Project description:In Helicobacter pylori, iron balance is controlled by the Ferric uptake regulator (Fur), an iron-sensing repressor protein that typically regulates expression of genes implicated in iron transport and storage. Herein, we carried out extensive analysis of Fur-regulated promoters and identified a 7-1-7 motif with dyad symmetry (5'-TAATAATnATTATTA-3'), which functions as the Fur box core sequence of H. pylori. Addition of this sequence to the promoter region of a typically non-Fur regulated gene was sufficient to impose Fur-dependent regulation in vivo. Moreover, mutation of this sequence within Fur-controlled promoters negated regulation. Analysis of the H. pylori chromosome for the occurrence of the Fur box established the existence of well-conserved Fur boxes in the promoters of numerous known Fur-regulated genes, and revealed novel putative Fur targets. Transcriptional analysis of the new candidate genes demonstrated Fur-dependent repression of HPG27_51, HPG27_52, HPG27_199, HPG27_445, HPG27_825 and HPG27_1063, as well as Fur-mediated activation of the cytotoxin associated gene A, cagA (HPG27_507). Furthermore, electrophoretic mobility shift assays confirmed specific binding of Fur to the promoters of each of these genes. Future experiments will determine whether loss of Fur regulation of any of these particular genes contributes to the defects in colonization exhibited by the H. pylori fur mutant.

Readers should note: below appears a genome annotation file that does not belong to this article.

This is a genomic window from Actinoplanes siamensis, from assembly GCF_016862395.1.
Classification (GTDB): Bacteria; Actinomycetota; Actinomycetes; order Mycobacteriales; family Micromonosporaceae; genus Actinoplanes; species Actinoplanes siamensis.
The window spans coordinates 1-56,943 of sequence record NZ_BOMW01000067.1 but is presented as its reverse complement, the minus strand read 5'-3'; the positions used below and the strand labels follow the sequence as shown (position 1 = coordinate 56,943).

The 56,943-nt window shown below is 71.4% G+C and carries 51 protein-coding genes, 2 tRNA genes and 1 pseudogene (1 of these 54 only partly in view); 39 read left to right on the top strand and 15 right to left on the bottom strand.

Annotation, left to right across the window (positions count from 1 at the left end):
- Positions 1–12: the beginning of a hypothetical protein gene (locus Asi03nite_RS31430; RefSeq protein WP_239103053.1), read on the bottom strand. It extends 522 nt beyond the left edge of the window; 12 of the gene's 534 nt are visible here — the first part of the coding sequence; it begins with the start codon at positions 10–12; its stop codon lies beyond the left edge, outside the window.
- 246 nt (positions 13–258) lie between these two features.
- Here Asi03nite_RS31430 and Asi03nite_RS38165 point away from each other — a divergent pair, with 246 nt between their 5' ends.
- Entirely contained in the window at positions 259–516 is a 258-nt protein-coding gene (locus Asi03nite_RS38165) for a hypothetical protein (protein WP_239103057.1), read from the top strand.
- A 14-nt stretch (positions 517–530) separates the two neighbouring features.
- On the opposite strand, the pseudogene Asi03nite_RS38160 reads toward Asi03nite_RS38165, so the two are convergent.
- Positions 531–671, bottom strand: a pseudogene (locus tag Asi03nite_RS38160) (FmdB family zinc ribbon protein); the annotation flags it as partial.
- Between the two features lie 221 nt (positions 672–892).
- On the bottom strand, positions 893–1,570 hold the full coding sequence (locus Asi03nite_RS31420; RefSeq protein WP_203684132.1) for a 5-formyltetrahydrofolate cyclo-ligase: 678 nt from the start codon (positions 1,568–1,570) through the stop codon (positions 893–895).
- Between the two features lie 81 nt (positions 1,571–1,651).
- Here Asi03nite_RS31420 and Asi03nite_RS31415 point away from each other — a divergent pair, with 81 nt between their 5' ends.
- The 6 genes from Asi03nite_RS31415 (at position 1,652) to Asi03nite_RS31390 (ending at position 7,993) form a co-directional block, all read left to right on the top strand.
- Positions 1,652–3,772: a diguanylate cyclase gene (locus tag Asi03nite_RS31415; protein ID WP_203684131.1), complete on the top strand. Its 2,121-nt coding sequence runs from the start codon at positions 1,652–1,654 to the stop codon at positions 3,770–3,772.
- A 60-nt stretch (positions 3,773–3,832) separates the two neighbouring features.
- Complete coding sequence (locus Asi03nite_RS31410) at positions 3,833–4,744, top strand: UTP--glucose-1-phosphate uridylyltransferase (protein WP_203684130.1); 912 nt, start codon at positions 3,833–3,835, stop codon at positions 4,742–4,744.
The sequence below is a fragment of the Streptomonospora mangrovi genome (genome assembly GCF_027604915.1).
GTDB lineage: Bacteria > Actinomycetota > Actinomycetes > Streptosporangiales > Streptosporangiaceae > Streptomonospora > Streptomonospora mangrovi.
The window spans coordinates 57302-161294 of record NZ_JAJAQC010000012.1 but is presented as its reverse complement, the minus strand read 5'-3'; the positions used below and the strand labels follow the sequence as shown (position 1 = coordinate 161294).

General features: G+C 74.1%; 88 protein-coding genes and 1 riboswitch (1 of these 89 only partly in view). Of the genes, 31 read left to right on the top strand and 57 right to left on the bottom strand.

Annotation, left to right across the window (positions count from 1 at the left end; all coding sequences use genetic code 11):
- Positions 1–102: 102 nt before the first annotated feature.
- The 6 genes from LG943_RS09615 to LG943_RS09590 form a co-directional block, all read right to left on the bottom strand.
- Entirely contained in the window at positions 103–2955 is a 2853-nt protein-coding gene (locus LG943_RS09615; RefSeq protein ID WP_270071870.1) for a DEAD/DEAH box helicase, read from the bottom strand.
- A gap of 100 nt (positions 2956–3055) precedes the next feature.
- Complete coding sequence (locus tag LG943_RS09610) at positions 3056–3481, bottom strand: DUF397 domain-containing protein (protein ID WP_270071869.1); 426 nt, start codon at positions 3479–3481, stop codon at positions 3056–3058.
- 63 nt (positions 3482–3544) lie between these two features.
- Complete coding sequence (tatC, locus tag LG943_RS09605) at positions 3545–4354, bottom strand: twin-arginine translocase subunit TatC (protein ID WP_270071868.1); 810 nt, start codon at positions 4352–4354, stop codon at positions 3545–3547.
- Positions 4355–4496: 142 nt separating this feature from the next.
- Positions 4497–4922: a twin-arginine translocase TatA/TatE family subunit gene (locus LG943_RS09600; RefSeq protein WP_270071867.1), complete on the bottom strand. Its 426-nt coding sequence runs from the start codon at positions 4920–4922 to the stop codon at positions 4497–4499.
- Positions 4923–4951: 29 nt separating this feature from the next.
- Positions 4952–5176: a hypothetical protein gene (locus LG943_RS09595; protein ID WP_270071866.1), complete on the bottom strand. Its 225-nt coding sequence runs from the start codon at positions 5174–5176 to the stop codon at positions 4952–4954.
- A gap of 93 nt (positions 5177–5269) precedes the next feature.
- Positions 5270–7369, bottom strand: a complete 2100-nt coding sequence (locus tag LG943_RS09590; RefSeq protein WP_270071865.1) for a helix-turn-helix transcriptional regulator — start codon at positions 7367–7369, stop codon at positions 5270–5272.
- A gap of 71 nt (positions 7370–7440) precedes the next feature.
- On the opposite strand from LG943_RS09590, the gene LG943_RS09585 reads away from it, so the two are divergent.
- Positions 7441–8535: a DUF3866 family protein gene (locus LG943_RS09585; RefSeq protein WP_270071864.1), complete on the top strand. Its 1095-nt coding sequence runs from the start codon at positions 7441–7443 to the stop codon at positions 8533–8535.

Project description:Helicobacter pylori is a Gram-negative bacterium that colonizes the human gastric mucosa and causes peptic ulcers and gastric carcinoma. H. pylori strain 26695 has a small genome (1.67 Mb), which codes for few known transcriptional regulators that control bacterial metabolism and virulence. We analyzed by qRT-PCR the expression of 16 transcriptional regulators in H. pylori 26695, including the three sigma factors under different environmental conditions. When bacteria were exposed to acidic pH, urea, nickel, or iron, the sigma factors were differentially expressed with a particularly strong induction of fliA. The regulatory genes hrcA, hup, and crdR were highly induced in the presence of urea, nickel, and iron. In terms of biofilm formation fliA, flgR, hp1021, fur, nikR, and crdR were induced in sessile bacteria. Transcriptional expression levels of rpoD, flgR, hspR, hp1043, and cheY were increased in contact with AGS epithelial cells. Kanamycin, chloramphenicol, and tetracycline increased or decreased expression of regulatory genes, showing that these antibiotics affect the transcription of H. pylori. Our data indicate that environmental cues which may be present in the human stomach modulate H. pylori transcription.